Updating the Accordion Menu
Updating the card window that displays the accordion menu of Trayse Inventory.
The main menu for Trayse Inventory is a card window that displays the menu options in a list. The menu button is on the top left of every layout.
Menu button on the Item layout.
The menu list is a card window. Like all card windows in Trayse Inventory, a user can click the escape key to close the window. Clicking the Menu icon will also close the window.
Menu card window
To change the menu (add, edit, or delete), open the developer layout and the user interface layout:
  1. 1.
    MENU_d
  2. 2.
    Menu
The Menu developer table
The Menu user interface table.
Trayse Inventory uses custom menus. You may need to choose the Standard Menu in order to access menu layouts.
In this example, we'll add a menu item. We'll add an Assembly Task to the menu item.
This process is focused on the menu. It is presumed that the table and relationship graph are already updated with an Assembly Task entity.

Field Definitions

  1. 1.
    labelName = the text that will appear on the vertical menu.
  2. 2.
    level = indicates if this menu is immediately visible (level 1) or is a submenu and requires a click of an existing menu (level 2).
  3. 3.
    sortOrder = determines the order of the menu items as they appear in the card window.
  4. 4.
    type = the general type of this menu item. This is currently not in use but may be helpful if users want a simplified menu with progressive disclosure (i.e. show them what they need, when they need it).
  5. 5.
    sortOrderList = a summary field that lists the sort order field. This is used in the script "accordion - toggle menu" to determine the action upon a user click.
Script modification is not required to for this example. However, if you need to access the navigation scripts, they are in the script folder "Navigation" and start with "accordion".

Adding Menu Record

Add a new record to the MENU_d table. In our example, we'll add "Assembly Tasks." Presumably, the Assembly Task table is rarely updated so we'll put this in the Admin section. It will require a click of on the Admin menu item to reveal it. That means it is a level 2 menu item.
Sort the table by the sortOrder field to see how the data will be sorted on the card window (Sort Ascending).
The newly created Assembly Tasks is at the top of the menu when sorted because it doesn't have a sortOrder yet.
To put the Assembly Tasks down with the Admin section, give it a sortOrder value. In this example, the sortOrder value of 99.7 would put it at the bottom of the list. But let's presume we want it to display after Locations. To do that, we need to give it a value of 99.4. In order to "push" the existing records below it, we need to update the sortOrder for Unit of Measure (from 99.4 to 99.5) Unit of Measure Conversion (from 99.5 to 99.6) and Integrations (from 99.6 to 99.7).
Updated MENU_d table with the Assembly Tasks in the sorted list (4th from the bottom).

Updating the User Interface

Open the Menu layout and view it in layout mode.
  1. 1.
    Expand the layout to a more comfortable width for visibility.
  2. 2.
    Expand the button bar to see the text.
  3. 3.
    Hide all objects except b_LevelTwo Admin (not required, but helpful).
  4. 4.
    Insert a new button into the button bar at the place where the menu item should exist.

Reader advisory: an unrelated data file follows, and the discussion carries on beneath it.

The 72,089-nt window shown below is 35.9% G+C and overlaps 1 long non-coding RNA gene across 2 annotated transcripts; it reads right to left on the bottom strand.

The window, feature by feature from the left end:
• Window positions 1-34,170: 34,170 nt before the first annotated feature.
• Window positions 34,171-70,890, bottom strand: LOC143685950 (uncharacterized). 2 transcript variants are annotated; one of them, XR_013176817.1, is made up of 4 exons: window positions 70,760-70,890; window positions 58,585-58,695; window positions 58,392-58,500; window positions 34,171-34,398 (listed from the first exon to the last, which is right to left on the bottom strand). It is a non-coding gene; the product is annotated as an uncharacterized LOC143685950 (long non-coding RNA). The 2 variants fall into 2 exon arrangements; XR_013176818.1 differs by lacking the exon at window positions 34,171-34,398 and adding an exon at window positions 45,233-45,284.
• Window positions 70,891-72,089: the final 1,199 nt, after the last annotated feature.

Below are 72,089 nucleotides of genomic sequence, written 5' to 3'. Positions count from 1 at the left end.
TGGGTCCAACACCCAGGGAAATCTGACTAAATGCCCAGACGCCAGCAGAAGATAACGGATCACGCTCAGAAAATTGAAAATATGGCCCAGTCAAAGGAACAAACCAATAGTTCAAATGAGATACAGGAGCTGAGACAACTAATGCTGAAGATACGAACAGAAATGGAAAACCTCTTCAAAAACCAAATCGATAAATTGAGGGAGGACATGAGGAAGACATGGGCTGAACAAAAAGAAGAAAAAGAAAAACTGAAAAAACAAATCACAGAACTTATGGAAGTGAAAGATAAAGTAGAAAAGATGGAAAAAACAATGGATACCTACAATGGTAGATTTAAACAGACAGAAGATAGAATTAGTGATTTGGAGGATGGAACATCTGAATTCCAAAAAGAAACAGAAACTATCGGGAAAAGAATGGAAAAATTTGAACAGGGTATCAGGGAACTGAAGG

5. 5.
    Add an icon.
  6. 6.
    Add text value to the button by using this simple calculation: MENU::labelName
The width of the layout is narrow (280 pts.) and can be hard to see. Trayse Inventory ships with a rectangle object on the layout that is also 280 pts. It helps when creating new menu records as the process usually involves expanding the button bar. This rectangle object can help quickly resize the button bar and the layout parts to the correct width.
There are several button bars on this layout. In this example, we are adding a button to the Level Two Admin button bar. In #3 above, you want to hide everything you are NOT working on.
The user interface for the menu layout is very narrow at 280 pts. Expand for ease of visibility.
The Level Two Admin button bar. It can be hard to see, so we'll expand it.
Note the width of the button bar. In this case, it is 262 pts. and positioned at 0 pts. to the left. Expand the bar for visibility.
The expanded Level Two Admin button bar.
Add a new button to the bar, making 7 total. Position that new button in the 4th position.
A new button added to the button bar.
The button name will be a calculation based on the table. To achieve that, enter MENU::labelName in the button bar set-up modal window. Assign an icon and set the button action to be the same as the other buttons.
The newly created button
It can be helpful to give the newly created button object a name.
Naming the newly created button object in the button bar.
Resize the button and, if necessary, the layout width (we didn't change it in this example, so it's not required).
Test, test test!
I Forgot to set the hide feature!
The new button is added but the display isn't correct. I forgot to set the hide feature.
Give the button object a Hide criteria. The pattern is the same as all the other buttons: MENU::labelName <> "[whatever this button label name is]". For this example, the hide criteria is MENU::labelName <> "Assembly Tasks".
Giving the new button a hide criteria.
SUCCESS!
The newly created button in the expanded menu.
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Outline
Field Definitions
Adding Menu Record
Updating the User Interface